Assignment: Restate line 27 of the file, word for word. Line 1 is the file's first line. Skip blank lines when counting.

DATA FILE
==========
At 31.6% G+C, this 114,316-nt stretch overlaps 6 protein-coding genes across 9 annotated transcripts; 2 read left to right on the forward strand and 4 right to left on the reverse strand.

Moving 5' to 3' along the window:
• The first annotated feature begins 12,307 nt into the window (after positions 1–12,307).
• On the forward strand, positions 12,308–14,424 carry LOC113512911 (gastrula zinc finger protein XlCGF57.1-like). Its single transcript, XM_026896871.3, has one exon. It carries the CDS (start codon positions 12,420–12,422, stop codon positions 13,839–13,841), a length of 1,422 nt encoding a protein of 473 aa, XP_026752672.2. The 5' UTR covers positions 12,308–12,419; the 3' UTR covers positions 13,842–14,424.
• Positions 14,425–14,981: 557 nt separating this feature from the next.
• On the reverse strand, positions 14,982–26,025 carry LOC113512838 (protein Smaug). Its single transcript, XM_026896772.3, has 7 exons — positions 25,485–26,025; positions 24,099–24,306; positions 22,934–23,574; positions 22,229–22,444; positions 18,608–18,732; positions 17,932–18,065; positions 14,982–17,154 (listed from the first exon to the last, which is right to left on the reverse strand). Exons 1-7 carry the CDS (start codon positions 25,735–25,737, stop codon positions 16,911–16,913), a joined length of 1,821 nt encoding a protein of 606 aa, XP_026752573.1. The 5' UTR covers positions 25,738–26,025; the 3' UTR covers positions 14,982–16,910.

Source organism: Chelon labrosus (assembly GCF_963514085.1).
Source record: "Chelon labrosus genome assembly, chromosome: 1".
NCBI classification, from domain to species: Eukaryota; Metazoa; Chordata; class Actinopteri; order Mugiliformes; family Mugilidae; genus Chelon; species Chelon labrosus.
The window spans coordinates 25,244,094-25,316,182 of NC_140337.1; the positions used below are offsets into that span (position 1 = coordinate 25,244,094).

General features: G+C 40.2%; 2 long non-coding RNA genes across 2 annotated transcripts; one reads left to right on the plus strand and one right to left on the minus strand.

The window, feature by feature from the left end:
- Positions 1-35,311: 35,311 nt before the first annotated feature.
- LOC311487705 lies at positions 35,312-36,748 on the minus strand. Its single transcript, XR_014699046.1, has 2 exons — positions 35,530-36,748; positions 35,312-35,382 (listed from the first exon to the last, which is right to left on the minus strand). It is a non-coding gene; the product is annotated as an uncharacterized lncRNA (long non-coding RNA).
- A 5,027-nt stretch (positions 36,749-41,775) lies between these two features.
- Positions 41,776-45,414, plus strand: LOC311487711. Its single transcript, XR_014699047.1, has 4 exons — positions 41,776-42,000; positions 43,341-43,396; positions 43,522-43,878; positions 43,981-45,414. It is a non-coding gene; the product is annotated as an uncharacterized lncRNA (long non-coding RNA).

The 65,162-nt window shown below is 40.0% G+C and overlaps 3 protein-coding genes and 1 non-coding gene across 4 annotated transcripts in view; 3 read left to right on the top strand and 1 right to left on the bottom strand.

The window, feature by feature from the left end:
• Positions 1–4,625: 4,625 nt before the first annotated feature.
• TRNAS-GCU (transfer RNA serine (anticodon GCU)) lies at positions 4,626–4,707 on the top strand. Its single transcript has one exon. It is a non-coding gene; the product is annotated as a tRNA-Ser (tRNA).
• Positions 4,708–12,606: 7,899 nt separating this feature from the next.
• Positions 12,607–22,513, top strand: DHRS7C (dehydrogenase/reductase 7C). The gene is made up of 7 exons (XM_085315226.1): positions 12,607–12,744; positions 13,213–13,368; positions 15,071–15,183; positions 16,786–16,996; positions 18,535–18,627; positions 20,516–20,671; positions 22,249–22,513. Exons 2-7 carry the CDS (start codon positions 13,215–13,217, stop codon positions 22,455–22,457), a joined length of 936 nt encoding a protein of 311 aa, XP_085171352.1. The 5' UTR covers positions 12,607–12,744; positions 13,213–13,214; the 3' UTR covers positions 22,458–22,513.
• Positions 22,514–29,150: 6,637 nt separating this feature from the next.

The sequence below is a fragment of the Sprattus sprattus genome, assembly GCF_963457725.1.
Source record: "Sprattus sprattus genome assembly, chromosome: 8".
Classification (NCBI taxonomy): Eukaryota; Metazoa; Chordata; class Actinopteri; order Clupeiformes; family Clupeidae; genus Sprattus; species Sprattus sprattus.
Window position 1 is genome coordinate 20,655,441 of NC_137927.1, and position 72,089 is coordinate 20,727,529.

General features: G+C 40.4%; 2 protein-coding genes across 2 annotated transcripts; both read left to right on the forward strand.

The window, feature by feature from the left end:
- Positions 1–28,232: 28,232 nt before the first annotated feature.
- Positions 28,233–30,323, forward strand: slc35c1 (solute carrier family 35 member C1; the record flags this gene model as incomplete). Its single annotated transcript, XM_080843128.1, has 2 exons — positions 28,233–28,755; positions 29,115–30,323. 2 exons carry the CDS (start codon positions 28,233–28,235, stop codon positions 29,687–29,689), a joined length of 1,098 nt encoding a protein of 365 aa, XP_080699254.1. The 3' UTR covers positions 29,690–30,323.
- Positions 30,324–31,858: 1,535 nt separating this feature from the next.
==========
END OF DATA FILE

Window position 1 is genome coordinate 20,655,441 of NC_137927.1, and position 72,089 is coordinate 20,727,529.